Epilepsy in Canada

Epilepsy is a brain disorder that produces abnormal bursts of electrical activity in the brain. If uncontrolled, it results in recurrent seizures that vary in:

Frequency: Less than 1 per year to many per day

Form: Different symptoms and signs

Duration: A few seconds to a few minutes or longer

Canadians living with epilepsy can experience different health and social consequences.  With the right care, it is possible to manage epilepsy and limit or even prevent seizures.

Canadians living with epilepsy (2013–2014)
About 300,000 Canadians, or
  • 42,000 children/youth + 256,000 adults
  • 2X population of Prince Edward Island
Canadians newly diagnosed with epilepsy (2013–2014)
About 20,000 Canadians, or
  • 5,000 children/youth + 15,000 adults
  • 54 new cases every day

Prevalence in adults higher than in children/youth

  • 1-19 years: 545 per 100,000 individuals
  • 20+ years: 892 per 100,000 individuals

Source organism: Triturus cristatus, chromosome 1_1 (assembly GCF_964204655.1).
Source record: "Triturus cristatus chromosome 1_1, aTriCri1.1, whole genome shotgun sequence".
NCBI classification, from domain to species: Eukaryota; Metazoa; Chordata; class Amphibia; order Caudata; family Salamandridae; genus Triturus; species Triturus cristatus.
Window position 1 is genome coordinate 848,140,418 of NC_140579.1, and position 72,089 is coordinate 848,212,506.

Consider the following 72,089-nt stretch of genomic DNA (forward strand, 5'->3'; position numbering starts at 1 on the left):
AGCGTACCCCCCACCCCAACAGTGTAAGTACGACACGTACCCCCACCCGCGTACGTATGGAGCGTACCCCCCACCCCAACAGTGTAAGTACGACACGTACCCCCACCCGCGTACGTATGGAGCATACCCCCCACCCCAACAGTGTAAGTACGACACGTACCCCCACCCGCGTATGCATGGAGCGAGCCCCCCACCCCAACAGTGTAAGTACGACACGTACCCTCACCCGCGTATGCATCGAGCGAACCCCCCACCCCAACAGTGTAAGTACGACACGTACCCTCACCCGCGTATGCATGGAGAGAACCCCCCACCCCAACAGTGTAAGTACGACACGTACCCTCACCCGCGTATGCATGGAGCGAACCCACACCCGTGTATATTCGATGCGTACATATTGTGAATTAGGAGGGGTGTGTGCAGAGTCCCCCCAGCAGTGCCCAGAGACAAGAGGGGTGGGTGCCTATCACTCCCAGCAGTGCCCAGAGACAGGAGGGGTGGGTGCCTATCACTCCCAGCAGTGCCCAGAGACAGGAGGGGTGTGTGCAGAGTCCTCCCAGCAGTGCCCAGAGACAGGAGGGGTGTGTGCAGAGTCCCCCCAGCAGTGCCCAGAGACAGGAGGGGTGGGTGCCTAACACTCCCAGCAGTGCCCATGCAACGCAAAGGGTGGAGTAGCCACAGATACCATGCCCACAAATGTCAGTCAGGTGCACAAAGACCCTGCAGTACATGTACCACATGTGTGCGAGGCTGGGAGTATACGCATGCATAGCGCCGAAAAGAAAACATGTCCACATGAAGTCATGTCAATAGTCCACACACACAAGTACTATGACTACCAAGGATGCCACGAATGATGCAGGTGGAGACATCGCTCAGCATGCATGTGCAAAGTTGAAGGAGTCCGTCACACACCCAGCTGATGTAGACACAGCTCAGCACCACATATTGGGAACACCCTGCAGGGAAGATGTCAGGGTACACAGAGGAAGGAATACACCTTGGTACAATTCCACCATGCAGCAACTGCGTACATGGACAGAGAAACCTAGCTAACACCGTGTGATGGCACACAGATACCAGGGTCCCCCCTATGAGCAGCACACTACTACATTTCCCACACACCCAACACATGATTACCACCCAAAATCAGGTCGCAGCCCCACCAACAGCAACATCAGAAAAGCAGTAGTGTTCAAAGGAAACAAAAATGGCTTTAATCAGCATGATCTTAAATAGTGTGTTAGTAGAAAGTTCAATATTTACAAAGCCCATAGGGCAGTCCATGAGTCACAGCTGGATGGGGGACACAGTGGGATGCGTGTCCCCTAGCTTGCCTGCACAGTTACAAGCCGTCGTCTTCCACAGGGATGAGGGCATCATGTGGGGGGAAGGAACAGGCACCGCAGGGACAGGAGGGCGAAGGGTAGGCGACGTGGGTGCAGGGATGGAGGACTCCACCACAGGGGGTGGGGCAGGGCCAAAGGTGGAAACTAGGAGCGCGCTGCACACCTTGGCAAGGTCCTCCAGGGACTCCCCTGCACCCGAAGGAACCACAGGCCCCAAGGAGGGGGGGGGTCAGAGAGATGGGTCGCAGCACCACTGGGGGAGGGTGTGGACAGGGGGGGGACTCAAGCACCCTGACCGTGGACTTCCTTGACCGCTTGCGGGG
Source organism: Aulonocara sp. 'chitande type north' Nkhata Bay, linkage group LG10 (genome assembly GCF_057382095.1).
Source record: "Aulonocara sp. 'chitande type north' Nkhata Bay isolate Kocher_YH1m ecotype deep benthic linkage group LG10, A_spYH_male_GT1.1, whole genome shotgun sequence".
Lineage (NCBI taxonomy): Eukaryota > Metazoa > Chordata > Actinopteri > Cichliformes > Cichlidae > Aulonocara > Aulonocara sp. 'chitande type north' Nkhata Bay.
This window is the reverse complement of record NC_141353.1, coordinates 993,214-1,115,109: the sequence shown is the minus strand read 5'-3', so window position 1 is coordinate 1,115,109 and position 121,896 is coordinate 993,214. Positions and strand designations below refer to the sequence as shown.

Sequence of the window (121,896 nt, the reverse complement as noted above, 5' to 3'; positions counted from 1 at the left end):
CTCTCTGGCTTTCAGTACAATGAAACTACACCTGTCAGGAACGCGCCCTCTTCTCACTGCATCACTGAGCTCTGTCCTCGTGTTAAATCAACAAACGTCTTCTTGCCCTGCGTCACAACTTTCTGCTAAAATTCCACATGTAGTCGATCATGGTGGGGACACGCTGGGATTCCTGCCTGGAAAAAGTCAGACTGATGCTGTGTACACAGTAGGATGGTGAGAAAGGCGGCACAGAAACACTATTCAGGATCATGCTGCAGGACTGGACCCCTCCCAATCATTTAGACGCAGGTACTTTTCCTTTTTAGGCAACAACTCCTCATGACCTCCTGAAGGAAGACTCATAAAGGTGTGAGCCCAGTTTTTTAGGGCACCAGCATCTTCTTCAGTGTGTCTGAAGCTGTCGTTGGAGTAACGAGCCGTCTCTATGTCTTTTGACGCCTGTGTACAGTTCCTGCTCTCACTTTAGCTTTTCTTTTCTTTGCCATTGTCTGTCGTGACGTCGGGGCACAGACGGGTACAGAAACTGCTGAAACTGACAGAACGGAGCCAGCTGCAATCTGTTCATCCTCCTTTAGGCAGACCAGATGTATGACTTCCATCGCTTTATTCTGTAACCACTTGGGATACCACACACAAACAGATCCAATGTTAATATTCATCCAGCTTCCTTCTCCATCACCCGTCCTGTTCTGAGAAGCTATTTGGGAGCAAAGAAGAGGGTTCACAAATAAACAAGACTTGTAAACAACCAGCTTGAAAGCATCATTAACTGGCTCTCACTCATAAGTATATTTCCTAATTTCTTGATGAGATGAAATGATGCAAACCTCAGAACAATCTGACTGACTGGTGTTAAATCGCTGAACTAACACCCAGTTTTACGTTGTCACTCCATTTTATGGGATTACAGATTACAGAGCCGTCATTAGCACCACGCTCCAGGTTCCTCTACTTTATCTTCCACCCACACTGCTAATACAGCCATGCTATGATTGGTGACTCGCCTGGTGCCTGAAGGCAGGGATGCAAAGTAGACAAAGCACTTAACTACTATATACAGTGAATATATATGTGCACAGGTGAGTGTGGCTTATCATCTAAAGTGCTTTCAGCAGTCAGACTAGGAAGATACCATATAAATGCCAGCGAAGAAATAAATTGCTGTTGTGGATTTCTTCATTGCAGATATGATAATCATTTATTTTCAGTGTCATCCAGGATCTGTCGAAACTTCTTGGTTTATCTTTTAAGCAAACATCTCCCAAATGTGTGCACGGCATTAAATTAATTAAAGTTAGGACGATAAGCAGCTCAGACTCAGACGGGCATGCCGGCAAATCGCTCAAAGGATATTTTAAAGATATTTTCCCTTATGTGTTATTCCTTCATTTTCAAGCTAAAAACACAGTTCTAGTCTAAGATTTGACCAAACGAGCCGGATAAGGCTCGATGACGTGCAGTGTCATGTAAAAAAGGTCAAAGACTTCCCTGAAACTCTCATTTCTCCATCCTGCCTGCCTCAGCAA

Incidence in children/youth higher than in adults

  • 1-19 years: 60 per 100,000 individuals
  • 20+ years: 53 per 100,000 individuals

Epilepsy in Canada

Download the alternative format
(PDF format, 746 KB, 1 page)

Date published: 2018

Proportion of Canadians living with epilepsy over time (2005–2006 to 2013–2014): Up by 1/3 in children/youth and by 1/4 in adults.

This increase is likely the result of an increasing rate of newly diagnosed epilepsy cases in children/youth and a decreasing rate of death due to any cause in Canadians with epilepsy.

Learn more about epilepsy in Canada

Visit Canada.ca and Search 'Epilepsy'
Read Mapping connections – An understanding of neurological conditions in Canada
Get Data infobase.phac-aspc.gc.ca/CCDSS-SCSMC
Like Us @HealthyCdns
Follow Us @GovCanHealth
More epilepsy.ca; canadianepilepsyalliance.org; claegroup.org/index.php

Data source: Canadian Chronic Disease Surveillance System (CCDSS), September 2017. Rates do not include data from Quebec. Prevalence and incidence numbers for Quebec were estimated based on Canadian rates and added to the Canadian total.

Acknowledgements: This work was made possible through collaboration between the Public Health Agency of Canada (PHAC) and all Canadian provincial and territorial governments, and expert contribution from the CCDSS Neurological Conditions Working Group. This infographic was developed by PHAC; no endorsement by the provinces and territories should be inferred.

Report a problem or mistake on this page
Please select all that apply:

Thank you for your help!

You will not receive a reply. For enquiries, contact us.

Date modified: